Friday, April 08, 2016

Tevis: This is What Stitches Me into the Fabric of the World, by Hilary Haynie

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by Hillary Haynie
April 7 2016

It was 5 a.m., August 1st, 2015. 200 horses and their riders stood in the quiet darkness of the Tahoe National Forest. The adrenaline kicking in, and the butterflies stirring in my stomach, were settled by the calmness of my partner “Karl.” Only 100 miles of the world’s toughest terrain in front of us and a year of training behind. This was the moment. “Let’s do this!” I said.

200 horse and rider teams took off down a winding and treacherous trail, and the dust became so thick that even my bandana did not keep it out of my mouth. The first 13 miles of climbing straight up Squaw to Watson Monument, meant that the year of physical training for myself and my horse was about to be tested. The sound of steel against hard rocks, and the motion of a large and obedient steed under my saddle, rocked me into a peaceful lullaby state.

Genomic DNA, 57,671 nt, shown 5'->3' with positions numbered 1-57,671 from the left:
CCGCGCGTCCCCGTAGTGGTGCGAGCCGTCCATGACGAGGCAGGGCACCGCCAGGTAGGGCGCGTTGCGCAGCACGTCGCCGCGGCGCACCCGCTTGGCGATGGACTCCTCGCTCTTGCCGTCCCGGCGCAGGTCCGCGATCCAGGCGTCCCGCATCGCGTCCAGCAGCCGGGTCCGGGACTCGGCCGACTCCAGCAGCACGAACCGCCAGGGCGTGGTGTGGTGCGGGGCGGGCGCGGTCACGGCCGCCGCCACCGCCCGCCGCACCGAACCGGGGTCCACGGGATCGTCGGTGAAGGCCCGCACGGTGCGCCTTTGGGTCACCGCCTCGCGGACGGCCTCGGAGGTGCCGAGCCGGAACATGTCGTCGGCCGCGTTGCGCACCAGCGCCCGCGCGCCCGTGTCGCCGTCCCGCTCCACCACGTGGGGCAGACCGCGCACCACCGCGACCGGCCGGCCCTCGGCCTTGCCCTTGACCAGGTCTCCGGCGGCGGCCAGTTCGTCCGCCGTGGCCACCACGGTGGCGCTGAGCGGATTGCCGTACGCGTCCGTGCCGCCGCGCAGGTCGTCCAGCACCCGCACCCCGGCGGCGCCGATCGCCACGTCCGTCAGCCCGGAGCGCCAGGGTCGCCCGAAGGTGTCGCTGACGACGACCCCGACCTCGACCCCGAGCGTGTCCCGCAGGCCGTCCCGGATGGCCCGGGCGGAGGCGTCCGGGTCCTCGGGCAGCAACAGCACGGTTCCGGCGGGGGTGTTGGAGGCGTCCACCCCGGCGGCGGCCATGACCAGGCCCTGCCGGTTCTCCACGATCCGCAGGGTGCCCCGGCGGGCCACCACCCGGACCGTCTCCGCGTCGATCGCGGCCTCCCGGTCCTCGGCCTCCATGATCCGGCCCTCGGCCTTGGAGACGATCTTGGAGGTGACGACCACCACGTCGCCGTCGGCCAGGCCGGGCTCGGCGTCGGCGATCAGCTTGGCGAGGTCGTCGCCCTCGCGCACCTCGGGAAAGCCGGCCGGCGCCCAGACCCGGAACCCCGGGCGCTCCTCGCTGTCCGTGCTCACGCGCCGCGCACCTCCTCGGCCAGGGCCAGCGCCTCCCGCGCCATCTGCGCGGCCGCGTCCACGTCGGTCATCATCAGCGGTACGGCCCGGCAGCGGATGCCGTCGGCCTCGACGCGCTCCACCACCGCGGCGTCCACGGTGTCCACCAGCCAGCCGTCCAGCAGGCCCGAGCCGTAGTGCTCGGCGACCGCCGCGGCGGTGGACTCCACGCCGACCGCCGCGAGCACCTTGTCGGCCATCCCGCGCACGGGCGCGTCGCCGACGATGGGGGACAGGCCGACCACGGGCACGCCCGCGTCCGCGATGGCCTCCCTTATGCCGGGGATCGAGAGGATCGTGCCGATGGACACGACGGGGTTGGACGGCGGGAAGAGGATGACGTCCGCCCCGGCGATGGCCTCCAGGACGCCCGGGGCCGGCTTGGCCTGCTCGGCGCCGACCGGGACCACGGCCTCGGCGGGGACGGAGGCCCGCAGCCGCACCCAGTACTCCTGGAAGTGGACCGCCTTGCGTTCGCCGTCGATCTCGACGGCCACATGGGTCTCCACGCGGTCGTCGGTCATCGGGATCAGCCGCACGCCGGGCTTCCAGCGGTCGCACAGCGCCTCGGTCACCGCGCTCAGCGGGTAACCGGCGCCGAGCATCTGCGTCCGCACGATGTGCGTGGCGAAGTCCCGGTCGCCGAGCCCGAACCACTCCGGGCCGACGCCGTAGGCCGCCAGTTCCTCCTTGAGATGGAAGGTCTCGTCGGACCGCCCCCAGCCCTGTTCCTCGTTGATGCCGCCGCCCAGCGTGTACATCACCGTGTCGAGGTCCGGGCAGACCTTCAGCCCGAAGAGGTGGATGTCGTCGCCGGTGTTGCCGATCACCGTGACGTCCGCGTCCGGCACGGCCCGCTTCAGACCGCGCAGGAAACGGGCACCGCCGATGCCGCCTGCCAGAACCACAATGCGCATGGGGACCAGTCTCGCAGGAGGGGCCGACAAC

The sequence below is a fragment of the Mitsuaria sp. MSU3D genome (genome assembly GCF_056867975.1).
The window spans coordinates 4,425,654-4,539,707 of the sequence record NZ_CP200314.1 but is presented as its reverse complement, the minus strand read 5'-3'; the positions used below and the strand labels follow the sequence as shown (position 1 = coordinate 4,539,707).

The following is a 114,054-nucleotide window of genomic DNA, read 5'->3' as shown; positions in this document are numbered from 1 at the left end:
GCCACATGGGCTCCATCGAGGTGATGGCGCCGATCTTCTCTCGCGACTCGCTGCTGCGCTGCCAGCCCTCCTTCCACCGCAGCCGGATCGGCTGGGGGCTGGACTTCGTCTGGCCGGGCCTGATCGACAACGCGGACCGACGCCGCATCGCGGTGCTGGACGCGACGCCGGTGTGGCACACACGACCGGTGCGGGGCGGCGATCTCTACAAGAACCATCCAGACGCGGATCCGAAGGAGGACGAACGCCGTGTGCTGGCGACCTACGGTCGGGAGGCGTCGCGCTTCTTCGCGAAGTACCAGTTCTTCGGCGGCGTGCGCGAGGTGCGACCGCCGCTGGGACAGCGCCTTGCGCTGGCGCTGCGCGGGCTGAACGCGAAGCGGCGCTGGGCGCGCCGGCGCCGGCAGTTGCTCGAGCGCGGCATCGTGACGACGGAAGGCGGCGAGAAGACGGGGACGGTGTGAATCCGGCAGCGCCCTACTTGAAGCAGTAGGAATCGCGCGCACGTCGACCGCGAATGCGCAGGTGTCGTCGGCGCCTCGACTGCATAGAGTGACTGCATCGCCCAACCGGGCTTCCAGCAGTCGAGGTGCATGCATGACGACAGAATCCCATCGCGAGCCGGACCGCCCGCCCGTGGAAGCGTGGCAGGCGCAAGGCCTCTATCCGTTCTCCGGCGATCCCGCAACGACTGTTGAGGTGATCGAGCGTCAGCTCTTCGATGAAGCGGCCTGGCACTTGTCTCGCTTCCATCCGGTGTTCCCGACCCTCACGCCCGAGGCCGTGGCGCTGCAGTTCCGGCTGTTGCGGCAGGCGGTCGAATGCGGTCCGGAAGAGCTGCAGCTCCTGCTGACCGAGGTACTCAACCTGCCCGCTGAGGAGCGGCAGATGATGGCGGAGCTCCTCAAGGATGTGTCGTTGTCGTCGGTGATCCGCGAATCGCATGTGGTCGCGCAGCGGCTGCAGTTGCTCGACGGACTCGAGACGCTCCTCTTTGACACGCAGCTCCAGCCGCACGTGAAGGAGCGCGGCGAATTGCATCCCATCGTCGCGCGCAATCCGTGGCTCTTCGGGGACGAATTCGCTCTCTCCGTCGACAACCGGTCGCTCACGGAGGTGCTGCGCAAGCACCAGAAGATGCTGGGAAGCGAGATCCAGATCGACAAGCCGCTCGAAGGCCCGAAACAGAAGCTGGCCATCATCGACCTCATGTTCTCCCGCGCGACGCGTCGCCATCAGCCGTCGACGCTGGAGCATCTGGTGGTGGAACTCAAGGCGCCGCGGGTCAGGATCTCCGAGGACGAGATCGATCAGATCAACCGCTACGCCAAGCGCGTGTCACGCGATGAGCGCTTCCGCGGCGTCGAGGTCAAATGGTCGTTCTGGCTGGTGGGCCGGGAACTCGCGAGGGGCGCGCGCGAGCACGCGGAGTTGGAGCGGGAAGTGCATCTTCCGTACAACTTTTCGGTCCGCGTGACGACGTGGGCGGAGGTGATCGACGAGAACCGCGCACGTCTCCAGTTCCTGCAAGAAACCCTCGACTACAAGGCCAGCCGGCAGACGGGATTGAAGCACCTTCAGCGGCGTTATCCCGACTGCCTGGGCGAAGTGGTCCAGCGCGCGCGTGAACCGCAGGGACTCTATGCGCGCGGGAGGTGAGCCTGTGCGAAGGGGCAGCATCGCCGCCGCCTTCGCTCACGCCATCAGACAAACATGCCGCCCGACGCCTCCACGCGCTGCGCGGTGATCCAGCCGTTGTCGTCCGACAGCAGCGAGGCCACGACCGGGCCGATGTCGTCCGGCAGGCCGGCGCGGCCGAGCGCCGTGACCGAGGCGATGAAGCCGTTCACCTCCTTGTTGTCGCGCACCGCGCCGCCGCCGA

We reached the top of our first huge climb at almost 12,000 feet. As I took a firmer hold of my reins, I looked back over my shoulder to see our accomplishment of the last 13 miles. Clouds were gathering and the sun poked tiny holes in the sky, magnifying the beauty of the landscape. The terrain was rugged and isolated, but I felt the presence of God in that moment. The moment I realized I was taking a once wild and free animal, strapping leather to its back, and asking him to travel 100 miles over rocks and through streams and down canyons. He was more than willing...

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